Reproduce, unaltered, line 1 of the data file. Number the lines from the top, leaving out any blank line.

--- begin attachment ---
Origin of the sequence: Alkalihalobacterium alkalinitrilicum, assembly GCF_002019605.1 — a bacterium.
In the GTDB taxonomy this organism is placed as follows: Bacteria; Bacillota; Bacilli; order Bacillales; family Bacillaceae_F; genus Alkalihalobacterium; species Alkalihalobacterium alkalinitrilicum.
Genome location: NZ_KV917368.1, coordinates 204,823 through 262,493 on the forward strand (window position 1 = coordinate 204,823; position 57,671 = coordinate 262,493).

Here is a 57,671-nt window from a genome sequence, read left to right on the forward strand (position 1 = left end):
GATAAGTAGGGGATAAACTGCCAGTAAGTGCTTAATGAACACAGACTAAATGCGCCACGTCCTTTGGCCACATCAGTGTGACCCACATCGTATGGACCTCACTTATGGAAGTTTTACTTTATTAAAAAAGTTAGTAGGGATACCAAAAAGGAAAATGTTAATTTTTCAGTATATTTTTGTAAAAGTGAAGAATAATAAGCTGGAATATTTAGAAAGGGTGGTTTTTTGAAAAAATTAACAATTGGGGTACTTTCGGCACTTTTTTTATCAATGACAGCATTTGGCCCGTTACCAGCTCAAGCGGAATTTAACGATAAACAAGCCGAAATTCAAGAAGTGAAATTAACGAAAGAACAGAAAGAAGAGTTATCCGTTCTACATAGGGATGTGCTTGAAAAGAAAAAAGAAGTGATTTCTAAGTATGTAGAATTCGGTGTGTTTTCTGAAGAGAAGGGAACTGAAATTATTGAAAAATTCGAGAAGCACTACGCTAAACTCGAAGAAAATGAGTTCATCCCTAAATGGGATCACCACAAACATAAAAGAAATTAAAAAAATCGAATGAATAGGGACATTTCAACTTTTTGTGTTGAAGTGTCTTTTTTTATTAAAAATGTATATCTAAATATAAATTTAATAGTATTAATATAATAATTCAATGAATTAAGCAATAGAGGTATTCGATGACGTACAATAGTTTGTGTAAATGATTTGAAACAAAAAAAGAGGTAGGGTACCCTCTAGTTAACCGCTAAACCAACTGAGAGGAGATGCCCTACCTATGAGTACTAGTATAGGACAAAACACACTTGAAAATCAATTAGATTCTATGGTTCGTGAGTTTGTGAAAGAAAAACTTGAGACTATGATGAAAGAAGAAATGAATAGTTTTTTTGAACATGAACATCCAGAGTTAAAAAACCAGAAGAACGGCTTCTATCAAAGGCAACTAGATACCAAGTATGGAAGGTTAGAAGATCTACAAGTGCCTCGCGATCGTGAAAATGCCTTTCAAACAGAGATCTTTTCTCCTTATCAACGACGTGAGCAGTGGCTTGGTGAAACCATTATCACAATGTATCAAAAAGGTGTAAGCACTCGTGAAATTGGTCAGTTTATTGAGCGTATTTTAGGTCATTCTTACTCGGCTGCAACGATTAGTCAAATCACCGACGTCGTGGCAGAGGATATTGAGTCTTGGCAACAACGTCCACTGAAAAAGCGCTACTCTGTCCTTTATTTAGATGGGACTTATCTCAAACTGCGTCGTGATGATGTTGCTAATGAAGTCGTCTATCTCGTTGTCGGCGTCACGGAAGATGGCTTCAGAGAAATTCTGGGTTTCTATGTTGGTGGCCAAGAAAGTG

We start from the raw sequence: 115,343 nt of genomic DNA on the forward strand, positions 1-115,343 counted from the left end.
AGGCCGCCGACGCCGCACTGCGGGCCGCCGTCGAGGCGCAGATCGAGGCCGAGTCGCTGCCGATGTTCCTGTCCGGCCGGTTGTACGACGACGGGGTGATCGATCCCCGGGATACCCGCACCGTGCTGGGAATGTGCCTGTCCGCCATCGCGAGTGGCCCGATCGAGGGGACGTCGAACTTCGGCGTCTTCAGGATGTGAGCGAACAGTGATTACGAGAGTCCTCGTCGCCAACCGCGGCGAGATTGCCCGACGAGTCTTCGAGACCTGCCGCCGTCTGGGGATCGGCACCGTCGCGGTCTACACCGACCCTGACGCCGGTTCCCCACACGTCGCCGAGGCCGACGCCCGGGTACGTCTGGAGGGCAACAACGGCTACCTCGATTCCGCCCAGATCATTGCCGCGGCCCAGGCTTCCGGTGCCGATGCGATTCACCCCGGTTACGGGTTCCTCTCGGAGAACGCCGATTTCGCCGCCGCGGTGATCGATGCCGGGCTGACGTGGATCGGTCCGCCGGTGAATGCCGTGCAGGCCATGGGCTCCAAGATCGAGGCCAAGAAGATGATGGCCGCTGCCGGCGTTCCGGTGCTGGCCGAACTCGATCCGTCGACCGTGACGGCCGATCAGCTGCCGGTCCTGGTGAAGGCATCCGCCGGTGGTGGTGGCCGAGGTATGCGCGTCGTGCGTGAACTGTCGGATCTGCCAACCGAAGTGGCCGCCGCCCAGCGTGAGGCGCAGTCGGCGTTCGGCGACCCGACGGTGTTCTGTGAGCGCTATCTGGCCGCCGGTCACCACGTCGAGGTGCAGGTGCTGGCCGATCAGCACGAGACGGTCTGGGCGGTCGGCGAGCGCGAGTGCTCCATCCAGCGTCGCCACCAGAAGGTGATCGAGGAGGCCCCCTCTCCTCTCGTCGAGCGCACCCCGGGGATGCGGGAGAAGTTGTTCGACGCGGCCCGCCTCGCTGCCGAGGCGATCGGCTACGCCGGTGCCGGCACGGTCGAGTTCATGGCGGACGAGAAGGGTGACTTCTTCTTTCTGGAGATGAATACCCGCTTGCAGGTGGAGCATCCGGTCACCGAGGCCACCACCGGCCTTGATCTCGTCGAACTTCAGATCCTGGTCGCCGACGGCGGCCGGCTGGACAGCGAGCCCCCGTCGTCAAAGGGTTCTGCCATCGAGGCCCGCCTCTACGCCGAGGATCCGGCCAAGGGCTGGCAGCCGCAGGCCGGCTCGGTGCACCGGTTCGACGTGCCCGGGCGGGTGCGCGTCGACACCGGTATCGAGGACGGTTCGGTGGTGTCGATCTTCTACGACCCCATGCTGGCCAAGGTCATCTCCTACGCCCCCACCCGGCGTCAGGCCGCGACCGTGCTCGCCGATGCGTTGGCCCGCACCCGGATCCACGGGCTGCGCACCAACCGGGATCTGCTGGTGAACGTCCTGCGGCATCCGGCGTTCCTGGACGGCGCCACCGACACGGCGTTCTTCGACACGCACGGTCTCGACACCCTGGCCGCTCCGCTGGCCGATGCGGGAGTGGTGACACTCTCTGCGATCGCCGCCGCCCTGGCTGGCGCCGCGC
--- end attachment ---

Origin of the sequence: Alkalihalobacterium alkalinitrilicum, assembly GCF_002019605.1 — a bacterium.